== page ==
We still have that dream

The March on Washington for Jobs and Freedom on Aug. 28, 1963, 50 years ago today, was eight weeks and almost two centuries in the making.  Clarence B. Jones, King’s personal attorney,  said,

The March on Washington was the culmination of more than 1,300 protests taking place in 36 states….Between April and Aug. 28, starting with Birmingham, the country witnessed the most vicious racial state oppression of Negroes to enforce racial segregation that we had seen since the Civil War.

Yet to this day many scholars point to disparities between whites and blacks in education, employment and incarceration as proof that there’s still a lot of work to be done. The speech is even more significant now, said Lewis Baldwin, a professor of religion at Vanderbilt University

…because poverty is much more pervasive than it was in King’s time. Homelessness is much more pervasive than the problem was in King’s time.

The American dream is still something that we have to work toward and we have to struggle for. We have to be on a mission to achieve it.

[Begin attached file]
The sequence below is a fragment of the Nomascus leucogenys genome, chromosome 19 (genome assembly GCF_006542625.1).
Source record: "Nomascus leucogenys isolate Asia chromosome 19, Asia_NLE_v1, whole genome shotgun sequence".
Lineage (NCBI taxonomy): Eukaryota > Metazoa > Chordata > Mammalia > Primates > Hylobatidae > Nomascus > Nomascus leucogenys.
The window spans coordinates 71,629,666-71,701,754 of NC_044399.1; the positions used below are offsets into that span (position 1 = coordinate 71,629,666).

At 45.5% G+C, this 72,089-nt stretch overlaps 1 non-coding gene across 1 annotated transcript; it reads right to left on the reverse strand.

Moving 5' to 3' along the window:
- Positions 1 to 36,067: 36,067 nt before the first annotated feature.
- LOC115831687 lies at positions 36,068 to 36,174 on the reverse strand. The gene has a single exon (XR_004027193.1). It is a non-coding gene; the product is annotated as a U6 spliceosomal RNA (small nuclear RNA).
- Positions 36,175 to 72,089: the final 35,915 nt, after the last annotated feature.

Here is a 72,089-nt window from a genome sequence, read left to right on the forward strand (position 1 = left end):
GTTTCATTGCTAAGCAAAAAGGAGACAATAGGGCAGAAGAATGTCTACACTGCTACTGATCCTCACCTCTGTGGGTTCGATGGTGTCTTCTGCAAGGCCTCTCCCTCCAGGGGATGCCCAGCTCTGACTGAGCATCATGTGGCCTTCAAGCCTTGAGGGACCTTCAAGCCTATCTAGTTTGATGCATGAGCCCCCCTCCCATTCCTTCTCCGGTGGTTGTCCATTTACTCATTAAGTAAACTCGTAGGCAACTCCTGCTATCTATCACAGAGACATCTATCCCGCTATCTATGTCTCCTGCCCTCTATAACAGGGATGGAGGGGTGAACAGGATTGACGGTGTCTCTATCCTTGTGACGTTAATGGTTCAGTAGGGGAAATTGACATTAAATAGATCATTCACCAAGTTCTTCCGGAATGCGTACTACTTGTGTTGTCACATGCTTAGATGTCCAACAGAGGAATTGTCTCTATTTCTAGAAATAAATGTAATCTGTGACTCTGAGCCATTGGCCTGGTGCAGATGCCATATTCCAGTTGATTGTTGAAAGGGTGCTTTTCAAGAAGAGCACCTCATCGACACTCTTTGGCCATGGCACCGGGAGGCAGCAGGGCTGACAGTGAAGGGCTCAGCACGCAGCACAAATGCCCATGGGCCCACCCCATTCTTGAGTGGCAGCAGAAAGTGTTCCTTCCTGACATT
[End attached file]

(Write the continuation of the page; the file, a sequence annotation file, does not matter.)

The most famous paragraph, in the middle of the speech, is as follows:

I have a dream that one day this nation will rise up and live out the true meaning of its creed: “We hold these truths to be self-evident: that all men are created equal.” I have a dream that one day on the red hills of Georgia the sons of former slaves and the sons of former slave-owners will be able to sit down together at a table of brotherhood. I have a dream that one day even the state of Mississippi, a desert state, sweltering with the heat of injustice and oppression, will be transformed into an oasis of freedom and justice. I have a dream that my four children will one day live in a nation where they will not be judged by the color of their skin but by the content of their character. I have a dream today.


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